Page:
Signature Works, Liverpool
Operating under the Signature Living brand – an established developer of luxurious hotels – Signature Works is a sleek co-working space in the centre of Liverpool. Located in the striking Bling Bling Building, Signature Works provides its members with an environment that actively promotes an expansive frame of mind.
Not only do Signature Works provide stylish office space, their incubator programme provides members with a platform to present business to a panel of high-profile business people to fast-track funding or Angel support. And with benefits and discounts across the Signature hotel, spa, bar and restaurant portfolio, Signature Works is far more than just a co-working space.
Desklodge is based in the former Evening Post base in central Bristol just a few minutes’ walk from Temple Meads station.
The venue has quirky themed meeting room spaces, telephone and meeting booths, a spacious event space and funky décor throughout. There is free flowing tea and coffee available as well as a flexible membership options, hot desking and 24/7 access.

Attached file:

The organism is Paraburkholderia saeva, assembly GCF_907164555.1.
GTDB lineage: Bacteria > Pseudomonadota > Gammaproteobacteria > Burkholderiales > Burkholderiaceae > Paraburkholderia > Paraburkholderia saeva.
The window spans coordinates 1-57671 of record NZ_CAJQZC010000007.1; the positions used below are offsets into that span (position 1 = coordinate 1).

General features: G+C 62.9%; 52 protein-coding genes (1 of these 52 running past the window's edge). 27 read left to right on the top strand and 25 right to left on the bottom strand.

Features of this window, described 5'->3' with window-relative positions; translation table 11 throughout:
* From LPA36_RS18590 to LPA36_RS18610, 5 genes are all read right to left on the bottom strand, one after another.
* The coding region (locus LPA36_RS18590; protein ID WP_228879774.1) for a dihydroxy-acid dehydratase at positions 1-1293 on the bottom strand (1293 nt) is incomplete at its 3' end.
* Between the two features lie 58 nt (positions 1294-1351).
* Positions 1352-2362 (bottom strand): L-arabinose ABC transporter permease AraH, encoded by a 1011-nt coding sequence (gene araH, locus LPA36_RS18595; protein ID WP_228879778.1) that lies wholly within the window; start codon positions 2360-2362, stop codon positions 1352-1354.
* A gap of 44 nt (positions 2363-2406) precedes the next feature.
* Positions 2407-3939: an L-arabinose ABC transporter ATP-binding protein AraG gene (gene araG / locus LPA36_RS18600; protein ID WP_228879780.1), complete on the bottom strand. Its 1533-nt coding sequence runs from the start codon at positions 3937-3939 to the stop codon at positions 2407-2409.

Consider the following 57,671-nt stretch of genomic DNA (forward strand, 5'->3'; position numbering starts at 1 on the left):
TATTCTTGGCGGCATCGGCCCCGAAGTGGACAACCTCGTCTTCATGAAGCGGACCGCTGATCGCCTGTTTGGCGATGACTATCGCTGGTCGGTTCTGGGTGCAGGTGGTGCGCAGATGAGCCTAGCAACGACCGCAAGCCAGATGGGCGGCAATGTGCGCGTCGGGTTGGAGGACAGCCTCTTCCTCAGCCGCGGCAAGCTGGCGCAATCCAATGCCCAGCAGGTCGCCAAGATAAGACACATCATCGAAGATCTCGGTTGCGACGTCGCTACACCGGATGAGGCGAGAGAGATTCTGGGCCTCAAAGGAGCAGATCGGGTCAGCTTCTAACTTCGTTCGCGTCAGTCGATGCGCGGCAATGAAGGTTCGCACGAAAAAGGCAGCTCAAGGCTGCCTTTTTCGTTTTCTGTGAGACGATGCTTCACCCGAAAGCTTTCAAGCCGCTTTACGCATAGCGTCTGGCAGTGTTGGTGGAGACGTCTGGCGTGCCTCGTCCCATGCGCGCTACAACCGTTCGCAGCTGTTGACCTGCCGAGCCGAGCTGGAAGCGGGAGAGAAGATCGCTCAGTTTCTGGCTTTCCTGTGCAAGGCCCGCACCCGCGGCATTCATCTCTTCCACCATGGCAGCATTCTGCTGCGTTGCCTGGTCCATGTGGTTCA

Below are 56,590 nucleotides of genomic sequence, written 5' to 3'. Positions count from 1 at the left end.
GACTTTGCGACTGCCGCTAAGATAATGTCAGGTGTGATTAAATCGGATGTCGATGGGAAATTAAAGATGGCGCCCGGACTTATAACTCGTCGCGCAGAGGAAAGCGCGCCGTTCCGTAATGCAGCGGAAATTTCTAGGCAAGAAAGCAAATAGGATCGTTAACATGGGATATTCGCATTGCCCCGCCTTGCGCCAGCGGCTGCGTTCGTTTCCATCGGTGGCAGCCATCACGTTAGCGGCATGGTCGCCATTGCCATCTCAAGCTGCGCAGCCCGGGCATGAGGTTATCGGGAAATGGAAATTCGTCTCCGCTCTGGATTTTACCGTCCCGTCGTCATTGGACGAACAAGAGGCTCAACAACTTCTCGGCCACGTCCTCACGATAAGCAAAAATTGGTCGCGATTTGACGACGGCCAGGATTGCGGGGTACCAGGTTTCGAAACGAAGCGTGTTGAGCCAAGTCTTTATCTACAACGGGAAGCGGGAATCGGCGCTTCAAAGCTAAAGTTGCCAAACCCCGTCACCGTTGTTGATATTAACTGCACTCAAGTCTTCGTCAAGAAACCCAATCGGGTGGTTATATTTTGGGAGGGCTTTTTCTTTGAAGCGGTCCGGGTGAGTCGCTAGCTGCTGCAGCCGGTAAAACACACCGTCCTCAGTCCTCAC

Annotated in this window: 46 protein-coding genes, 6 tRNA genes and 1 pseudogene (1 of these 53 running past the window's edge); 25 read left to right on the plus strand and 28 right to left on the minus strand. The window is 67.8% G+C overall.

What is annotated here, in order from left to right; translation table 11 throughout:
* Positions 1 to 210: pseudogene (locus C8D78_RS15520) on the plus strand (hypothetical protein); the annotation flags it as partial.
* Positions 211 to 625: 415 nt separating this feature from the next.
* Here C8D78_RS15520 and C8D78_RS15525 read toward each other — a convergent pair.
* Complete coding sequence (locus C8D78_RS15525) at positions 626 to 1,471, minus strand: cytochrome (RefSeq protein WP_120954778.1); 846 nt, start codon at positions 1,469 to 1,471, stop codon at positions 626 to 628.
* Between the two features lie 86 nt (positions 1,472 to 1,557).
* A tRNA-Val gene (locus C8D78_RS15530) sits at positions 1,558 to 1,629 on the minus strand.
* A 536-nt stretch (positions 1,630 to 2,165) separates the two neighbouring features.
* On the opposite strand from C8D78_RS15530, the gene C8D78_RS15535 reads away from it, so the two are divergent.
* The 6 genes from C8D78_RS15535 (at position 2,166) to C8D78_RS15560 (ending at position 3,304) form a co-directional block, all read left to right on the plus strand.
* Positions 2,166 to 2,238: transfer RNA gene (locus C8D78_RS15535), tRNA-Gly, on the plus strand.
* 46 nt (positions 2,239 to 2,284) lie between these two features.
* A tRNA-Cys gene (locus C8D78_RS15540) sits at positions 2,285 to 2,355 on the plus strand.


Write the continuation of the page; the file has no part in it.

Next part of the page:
Desklodge promotes and supports the freelancing community with a range of events aimed to connect and inform members.
Space4, Finsbury Park, London
Nestled in the heart of north London, Space4 isn’t your average co-working space. With a pay-whatyou- can membership model, an emphasis on co-operative businesses and a strong community engagement programme, it’s a co-working space with a distinctively ethical slant.
Space4 may have just 25 desks, but they have big plans and an equally big focus on building up their community of freelancers. As well as weekly communal lunches, they also run everything from film screenings to data mapping workshops. To cement their ethics credentials, Space4 are also working with Islington Council and partnering with the co-operative Founders and Coders to offer free coding lessons to youngsters in the area.